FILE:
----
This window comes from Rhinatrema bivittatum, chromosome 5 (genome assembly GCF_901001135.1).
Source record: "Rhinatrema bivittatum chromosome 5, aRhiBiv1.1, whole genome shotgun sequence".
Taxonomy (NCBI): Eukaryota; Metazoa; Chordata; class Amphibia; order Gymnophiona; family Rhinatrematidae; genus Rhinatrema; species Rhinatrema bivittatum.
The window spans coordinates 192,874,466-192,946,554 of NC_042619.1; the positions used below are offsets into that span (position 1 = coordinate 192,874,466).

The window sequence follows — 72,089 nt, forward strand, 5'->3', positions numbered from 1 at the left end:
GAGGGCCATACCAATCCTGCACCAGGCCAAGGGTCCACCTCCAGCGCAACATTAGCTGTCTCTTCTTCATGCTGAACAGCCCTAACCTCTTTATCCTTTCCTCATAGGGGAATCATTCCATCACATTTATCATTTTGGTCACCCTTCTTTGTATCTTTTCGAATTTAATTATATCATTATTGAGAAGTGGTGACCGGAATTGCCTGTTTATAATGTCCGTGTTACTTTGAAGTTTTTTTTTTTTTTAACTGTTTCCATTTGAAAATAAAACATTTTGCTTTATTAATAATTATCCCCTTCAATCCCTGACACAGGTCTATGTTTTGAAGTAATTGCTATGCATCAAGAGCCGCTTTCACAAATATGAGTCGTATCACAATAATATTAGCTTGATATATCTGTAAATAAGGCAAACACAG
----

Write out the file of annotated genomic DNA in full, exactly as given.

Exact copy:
This window comes from Rhinatrema bivittatum, chromosome 5 (genome assembly GCF_901001135.1).
Source record: "Rhinatrema bivittatum chromosome 5, aRhiBiv1.1, whole genome shotgun sequence".
Taxonomy (NCBI): Eukaryota; Metazoa; Chordata; class Amphibia; order Gymnophiona; family Rhinatrematidae; genus Rhinatrema; species Rhinatrema bivittatum.
The window spans coordinates 192,874,466-192,946,554 of NC_042619.1; the positions used below are offsets into that span (position 1 = coordinate 192,874,466).

The window sequence follows — 72,089 nt, forward strand, 5'->3', positions numbered from 1 at the left end:
GAGGGCCATACCAATCCTGCACCAGGCCAAGGGTCCACCTCCAGCGCAACATTAGCTGTCTCTTCTTCATGCTGAACAGCCCTAACCTCTTTATCCTTTCCTCATAGGGGAATCATTCCATCACATTTATCATTTTGGTCACCCTTCTTTGTATCTTTTCGAATTTAATTATATCATTATTGAGAAGTGGTGACCGGAATTGCCTGTTTATAATGTCCGTGTTACTTTGAAGTTTTTTTTTTTTTTAACTGTTTCCATTTGAAAATAAAACATTTTGCTTTATTAATAATTATCCCCTTCAATCCCTGACACAGGTCTATGTTTTGAAGTAATTGCTATGCATCAAGAGCCGCTTTCACAAATATGAGTCGTATCACAATAATATTAGCTTGATATATCTGTAAATAAGGCAAACACAG